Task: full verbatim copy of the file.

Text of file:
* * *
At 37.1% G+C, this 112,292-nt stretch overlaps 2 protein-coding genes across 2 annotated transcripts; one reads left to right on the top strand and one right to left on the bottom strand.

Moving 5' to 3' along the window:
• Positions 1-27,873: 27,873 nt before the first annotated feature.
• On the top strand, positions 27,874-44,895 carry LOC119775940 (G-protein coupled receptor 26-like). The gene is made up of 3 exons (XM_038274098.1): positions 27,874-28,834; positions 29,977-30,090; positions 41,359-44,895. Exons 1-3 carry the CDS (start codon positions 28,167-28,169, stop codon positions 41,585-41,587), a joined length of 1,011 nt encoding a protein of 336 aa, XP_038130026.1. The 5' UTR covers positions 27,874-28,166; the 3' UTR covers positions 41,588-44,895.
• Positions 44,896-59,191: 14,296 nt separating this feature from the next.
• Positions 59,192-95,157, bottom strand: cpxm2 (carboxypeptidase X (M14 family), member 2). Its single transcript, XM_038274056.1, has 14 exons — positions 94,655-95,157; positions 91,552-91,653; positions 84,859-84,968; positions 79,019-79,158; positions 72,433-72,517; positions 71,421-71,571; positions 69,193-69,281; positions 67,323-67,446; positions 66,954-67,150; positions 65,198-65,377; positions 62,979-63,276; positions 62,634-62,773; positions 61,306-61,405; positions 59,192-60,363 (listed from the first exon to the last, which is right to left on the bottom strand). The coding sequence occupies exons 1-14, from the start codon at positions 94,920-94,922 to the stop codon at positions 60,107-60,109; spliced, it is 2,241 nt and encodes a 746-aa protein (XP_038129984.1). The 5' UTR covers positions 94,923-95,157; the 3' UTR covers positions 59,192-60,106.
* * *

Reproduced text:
At 37.1% G+C, this 112,292-nt stretch overlaps 2 protein-coding genes across 2 annotated transcripts; one reads left to right on the top strand and one right to left on the bottom strand.

Moving 5' to 3' along the window:
• Positions 1-27,873: 27,873 nt before the first annotated feature.
• On the top strand, positions 27,874-44,895 carry LOC119775940 (G-protein coupled receptor 26-like). The gene is made up of 3 exons (XM_038274098.1): positions 27,874-28,834; positions 29,977-30,090; positions 41,359-44,895. Exons 1-3 carry the CDS (start codon positions 28,167-28,169, stop codon positions 41,585-41,587), a joined length of 1,011 nt encoding a protein of 336 aa, XP_038130026.1. The 5' UTR covers positions 27,874-28,166; the 3' UTR covers positions 41,588-44,895.
• Positions 44,896-59,191: 14,296 nt separating this feature from the next.
• Positions 59,192-95,157, bottom strand: cpxm2 (carboxypeptidase X (M14 family), member 2). Its single transcript, XM_038274056.1, has 14 exons — positions 94,655-95,157; positions 91,552-91,653; positions 84,859-84,968; positions 79,019-79,158; positions 72,433-72,517; positions 71,421-71,571; positions 69,193-69,281; positions 67,323-67,446; positions 66,954-67,150; positions 65,198-65,377; positions 62,979-63,276; positions 62,634-62,773; positions 61,306-61,405; positions 59,192-60,363 (listed from the first exon to the last, which is right to left on the bottom strand). The coding sequence occupies exons 1-14, from the start codon at positions 94,920-94,922 to the stop codon at positions 60,107-60,109; spliced, it is 2,241 nt and encodes a 746-aa protein (XP_038129984.1). The 5' UTR covers positions 94,923-95,157; the 3' UTR covers positions 59,192-60,106.